Tag Archives: adolescent substance abuse treatment

The Danger of Projection in Substance Abuse Treatment

August and September can be interesting months in the adolescent substance abuse treatment field. Vacations are wrapping up, school is starting, and many families are trying to navigate the stress and anxiety attached to attempts at motivating teenagers. This is the time of year that parents of substance abusing young people pray their children will go back to school and turn over a new leaf. In fact, numerous young people will make empty promises to their parents that real change is on the horizon. “This school year will be different!” they say. When dealing with a child who is abusing drugs and alcohol, parents must understand that the abuser will say almost anything to not have to stop using. Unfortunately, the commitment to academic excellence is the biggest weapon in a teenagers manipulation arsenal. Parents desperately hope their child will go back to school and be “normal.”

The False Security of School

“He/she must really be bothered by seeing everyone go back to school.” This statement is normal for parents in denial. These parents are desperately clinging to the idea that their child places the same value on school. In reality, it is the parents who feel the blow to their self worth. They believe they have failed as parents. They are convinced that somehow they have done something wrong. For a young person in the midst of addiction, education has zero priority. The motivation to learn will come but it will be later in the recovery process. If the first priority is not abstinence the chances of a young drug abuser staying sober are very slim. One of the primary goals of substance abuse recovery is for the young person to get back on track. However, timing is critical.

Don’t Put the Cart Before The Horse

If a young person is suffering from a substance abuse issue, very little will change until he or she is sober. Once the fog of drugs and alcohol has cleared, the addict will start to think about aspects of life that have been compromised by drug use. Once this happens it may still take a significant amount of time to make progress in these areas of life. It is very important for parents to let go of what others may think or how they will be judged. What matters at this point is the young person’s sobriety and the relationship between the parent and child. There will be plenty of time to resolve education issues and become more “mainstream.”

Adolescent Substance Abuse Treatment And Its Emotional Challenges

Recovery from any addiction is a difficult process. It involves an individual’s willingness to take responsibility for his or her actions, a concrete decision to make significant lifestyle changes, and the courage to repair damaged relationships. The level of emotional maturity involved in taking these steps is usually somewhat foreign to an addict. What about a person who is an addict and, developmentally speaking, a child? How does this person muster the emotional maturity needed to begin the recovery process?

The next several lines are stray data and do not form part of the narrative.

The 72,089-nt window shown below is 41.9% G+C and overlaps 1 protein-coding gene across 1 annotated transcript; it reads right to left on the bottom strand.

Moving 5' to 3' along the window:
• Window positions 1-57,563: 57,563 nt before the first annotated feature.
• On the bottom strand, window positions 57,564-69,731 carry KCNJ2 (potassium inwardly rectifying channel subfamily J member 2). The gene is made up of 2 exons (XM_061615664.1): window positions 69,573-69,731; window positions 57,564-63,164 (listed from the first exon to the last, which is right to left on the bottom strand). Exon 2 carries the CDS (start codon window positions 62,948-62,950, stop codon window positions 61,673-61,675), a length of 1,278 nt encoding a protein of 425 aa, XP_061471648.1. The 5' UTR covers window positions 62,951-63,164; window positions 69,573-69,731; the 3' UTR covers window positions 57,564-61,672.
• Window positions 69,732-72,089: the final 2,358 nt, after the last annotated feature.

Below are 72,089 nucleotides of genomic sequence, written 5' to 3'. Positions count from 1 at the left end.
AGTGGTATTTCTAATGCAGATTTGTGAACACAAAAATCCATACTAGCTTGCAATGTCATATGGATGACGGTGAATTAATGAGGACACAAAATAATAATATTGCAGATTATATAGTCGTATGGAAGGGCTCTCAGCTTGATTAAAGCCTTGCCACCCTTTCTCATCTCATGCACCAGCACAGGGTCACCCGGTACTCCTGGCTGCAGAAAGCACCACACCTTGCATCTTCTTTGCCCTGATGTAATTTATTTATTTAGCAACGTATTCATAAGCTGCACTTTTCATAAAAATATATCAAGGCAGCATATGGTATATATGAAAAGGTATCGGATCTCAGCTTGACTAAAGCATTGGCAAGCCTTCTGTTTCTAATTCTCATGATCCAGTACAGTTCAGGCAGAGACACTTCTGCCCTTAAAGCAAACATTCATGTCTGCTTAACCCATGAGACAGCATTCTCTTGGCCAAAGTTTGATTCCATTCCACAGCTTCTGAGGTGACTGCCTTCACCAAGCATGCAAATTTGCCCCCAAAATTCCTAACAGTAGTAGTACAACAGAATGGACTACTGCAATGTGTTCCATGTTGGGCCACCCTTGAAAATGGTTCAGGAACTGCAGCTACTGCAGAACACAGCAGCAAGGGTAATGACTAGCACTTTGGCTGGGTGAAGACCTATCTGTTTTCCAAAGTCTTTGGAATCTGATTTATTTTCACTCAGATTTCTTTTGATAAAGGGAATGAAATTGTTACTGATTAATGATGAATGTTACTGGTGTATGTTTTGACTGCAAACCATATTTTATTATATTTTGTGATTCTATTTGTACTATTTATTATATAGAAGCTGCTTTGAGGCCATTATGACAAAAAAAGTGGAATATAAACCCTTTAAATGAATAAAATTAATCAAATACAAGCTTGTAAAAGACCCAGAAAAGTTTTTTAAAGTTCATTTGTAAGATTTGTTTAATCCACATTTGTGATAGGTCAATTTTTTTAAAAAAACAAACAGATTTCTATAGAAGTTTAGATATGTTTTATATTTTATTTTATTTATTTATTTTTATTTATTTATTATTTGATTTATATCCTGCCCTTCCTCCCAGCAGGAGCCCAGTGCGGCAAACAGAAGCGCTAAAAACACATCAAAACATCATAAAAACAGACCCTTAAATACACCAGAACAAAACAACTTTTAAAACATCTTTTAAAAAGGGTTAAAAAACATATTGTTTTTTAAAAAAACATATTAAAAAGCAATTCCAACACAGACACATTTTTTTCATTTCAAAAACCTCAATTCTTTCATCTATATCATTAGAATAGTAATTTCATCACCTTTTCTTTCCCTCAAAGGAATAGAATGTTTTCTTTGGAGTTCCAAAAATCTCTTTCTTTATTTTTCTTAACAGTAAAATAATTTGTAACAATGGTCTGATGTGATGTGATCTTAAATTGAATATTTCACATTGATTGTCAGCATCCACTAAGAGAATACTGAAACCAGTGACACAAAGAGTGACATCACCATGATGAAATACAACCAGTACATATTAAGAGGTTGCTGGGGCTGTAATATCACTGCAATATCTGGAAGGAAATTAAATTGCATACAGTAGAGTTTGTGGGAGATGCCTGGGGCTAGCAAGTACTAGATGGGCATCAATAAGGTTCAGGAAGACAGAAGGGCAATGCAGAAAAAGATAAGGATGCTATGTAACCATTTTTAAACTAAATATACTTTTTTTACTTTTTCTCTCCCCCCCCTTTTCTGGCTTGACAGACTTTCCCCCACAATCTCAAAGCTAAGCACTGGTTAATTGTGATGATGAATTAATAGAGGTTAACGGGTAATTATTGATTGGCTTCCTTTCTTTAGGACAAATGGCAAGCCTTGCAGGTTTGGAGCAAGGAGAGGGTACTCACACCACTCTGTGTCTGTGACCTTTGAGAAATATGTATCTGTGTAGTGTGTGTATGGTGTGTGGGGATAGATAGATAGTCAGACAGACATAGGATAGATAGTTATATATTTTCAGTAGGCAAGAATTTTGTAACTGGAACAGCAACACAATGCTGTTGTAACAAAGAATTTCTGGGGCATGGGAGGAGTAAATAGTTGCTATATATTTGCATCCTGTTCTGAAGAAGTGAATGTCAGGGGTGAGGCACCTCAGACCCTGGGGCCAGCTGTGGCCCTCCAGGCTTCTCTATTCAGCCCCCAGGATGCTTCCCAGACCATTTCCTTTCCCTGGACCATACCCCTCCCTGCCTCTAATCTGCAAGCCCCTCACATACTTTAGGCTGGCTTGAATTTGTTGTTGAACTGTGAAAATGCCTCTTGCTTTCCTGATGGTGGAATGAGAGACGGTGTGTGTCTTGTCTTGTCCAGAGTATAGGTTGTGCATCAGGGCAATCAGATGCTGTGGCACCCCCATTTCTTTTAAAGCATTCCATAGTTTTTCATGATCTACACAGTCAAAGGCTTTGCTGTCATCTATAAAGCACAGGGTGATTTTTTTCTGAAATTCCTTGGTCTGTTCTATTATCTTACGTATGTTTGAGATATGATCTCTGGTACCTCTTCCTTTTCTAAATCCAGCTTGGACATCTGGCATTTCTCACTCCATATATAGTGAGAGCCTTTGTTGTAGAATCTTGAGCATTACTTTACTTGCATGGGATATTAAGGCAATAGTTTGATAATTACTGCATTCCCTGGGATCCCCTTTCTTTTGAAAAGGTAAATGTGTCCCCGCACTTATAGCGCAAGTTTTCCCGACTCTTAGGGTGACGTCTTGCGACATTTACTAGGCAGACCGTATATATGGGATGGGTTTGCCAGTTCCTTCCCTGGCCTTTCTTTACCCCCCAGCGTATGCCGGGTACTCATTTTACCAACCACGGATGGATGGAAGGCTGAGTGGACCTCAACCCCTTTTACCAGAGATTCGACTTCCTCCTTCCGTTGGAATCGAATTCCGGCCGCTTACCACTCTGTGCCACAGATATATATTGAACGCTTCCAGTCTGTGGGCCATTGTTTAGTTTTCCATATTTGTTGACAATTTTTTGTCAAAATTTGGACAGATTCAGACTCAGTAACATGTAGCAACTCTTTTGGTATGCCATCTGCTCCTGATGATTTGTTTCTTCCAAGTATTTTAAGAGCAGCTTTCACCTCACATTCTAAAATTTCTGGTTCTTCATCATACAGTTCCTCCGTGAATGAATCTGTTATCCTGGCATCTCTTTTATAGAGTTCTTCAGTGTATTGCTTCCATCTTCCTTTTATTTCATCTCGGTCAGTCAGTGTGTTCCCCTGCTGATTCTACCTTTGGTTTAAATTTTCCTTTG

adolescent-substance-abuse-treatment-and-its-emotional-challenges

For decades the adolescent substance abuse problem has gotten progressively worse. There have been prevention programs which have had some success, but adolescents continue to abuse drugs and alcohol at an alarming rate. Because of this, it is important for anyone who works with adolescents to understand this unique population.

  •       The conscious motivation for most adolescents to abuse drugs and alcohol is different than that of an adult. The adolescent abuser is seeking fun and peer acceptance,whereas the adult is seeking pain relief.
  •       In most cases adolescents have yet to face the same level of physical or emotional consequences most adult addicts have faced
  •       The adult addict is responsible for all aspects of his or her life, the adolescent isn’t

These are just a few of the differences between adults and adolescents with substance abuse issues. Some of the challenges in treatment include:

  • Creating an environment in which the adolescent has fun and gains peer acceptance. Developmentally these are needs which must be addressed
  • Helping an emotionally immature child take enough internal responsibility for his or her actions to be motivated to change
  • Showing an adolescent how to maintain healthy balance in his or her emotional life, in other words, limiting the emotional extremes

The biggest mistake clinicians make in treating adolescent substance abuse is assuming the adolescent is capable of dealing with life like an adult. In most cases, an adolescent must be able to see recovery as an attractive lifestyle. An adolescent substance abuser already has a general lack of trust with adults or any other “authority” figures. It is critical to maintain patience in order to gain the trust of an adolescent. Once trust is established, it is possible to reach an adolescent at their level.